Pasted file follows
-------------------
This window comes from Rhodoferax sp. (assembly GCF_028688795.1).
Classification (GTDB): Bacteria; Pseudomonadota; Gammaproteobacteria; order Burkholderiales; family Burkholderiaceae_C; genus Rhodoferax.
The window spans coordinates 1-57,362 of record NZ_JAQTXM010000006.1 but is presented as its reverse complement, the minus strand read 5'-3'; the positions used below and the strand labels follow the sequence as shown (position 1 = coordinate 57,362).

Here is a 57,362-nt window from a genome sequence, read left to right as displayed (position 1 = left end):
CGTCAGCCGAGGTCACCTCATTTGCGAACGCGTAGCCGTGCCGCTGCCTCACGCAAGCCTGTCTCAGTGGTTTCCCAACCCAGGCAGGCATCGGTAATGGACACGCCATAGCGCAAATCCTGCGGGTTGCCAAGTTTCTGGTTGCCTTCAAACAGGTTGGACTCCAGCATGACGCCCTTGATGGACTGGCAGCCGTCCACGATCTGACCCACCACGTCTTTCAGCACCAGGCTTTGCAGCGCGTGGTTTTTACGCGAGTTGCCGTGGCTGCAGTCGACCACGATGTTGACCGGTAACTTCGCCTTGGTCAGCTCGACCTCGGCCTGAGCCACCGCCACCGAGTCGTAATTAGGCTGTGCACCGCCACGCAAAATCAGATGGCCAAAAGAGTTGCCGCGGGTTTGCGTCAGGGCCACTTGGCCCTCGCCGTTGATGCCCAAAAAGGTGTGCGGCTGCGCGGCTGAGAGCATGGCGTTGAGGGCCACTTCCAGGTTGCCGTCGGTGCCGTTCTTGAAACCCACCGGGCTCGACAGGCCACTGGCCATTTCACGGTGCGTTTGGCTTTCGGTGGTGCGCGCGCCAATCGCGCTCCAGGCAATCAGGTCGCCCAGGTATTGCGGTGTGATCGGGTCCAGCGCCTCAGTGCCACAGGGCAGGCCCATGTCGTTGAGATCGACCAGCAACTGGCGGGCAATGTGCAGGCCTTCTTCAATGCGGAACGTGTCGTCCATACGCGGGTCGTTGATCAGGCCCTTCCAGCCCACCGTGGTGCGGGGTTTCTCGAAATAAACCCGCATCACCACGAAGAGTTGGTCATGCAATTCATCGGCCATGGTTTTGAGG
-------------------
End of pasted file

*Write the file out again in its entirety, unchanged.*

This window comes from Rhodoferax sp. (assembly GCF_028688795.1).
Classification (GTDB): Bacteria; Pseudomonadota; Gammaproteobacteria; order Burkholderiales; family Burkholderiaceae_C; genus Rhodoferax.
The window spans coordinates 1-57,362 of record NZ_JAQTXM010000006.1 but is presented as its reverse complement, the minus strand read 5'-3'; the positions used below and the strand labels follow the sequence as shown (position 1 = coordinate 57,362).

Here is a 57,362-nt window from a genome sequence, read left to right as displayed (position 1 = left end):
CGTCAGCCGAGGTCACCTCATTTGCGAACGCGTAGCCGTGCCGCTGCCTCACGCAAGCCTGTCTCAGTGGTTTCCCAACCCAGGCAGGCATCGGTAATGGACACGCCATAGCGCAAATCCTGCGGGTTGCCAAGTTTCTGGTTGCCTTCAAACAGGTTGGACTCCAGCATGACGCCCTTGATGGACTGGCAGCCGTCCACGATCTGACCCACCACGTCTTTCAGCACCAGGCTTTGCAGCGCGTGGTTTTTACGCGAGTTGCCGTGGCTGCAGTCGACCACGATGTTGACCGGTAACTTCGCCTTGGTCAGCTCGACCTCGGCCTGAGCCACCGCCACCGAGTCGTAATTAGGCTGTGCACCGCCACGCAAAATCAGATGGCCAAAAGAGTTGCCGCGGGTTTGCGTCAGGGCCACTTGGCCCTCGCCGTTGATGCCCAAAAAGGTGTGCGGCTGCGCGGCTGAGAGCATGGCGTTGAGGGCCACTTCCAGGTTGCCGTCGGTGCCGTTCTTGAAACCCACCGGGCTCGACAGGCCACTGGCCATTTCACGGTGCGTTTGGCTTTCGGTGGTGCGCGCGCCAATCGCGCTCCAGGCAATCAGGTCGCCCAGGTATTGCGGTGTGATCGGGTCCAGCGCCTCAGTGCCACAGGGCAGGCCCATGTCGTTGAGATCGACCAGCAACTGGCGGGCAATGTGCAGGCCTTCTTCAATGCGGAACGTGTCGTCCATACGCGGGTCGTTGATCAGGCCCTTCCAGCCCACCGTGGTGCGGGGTTTCTCGAAATAAACCCGCATCACCACGAAGAGTTGGTCATGCAATTCATCGGCCATGGTTTTGAGG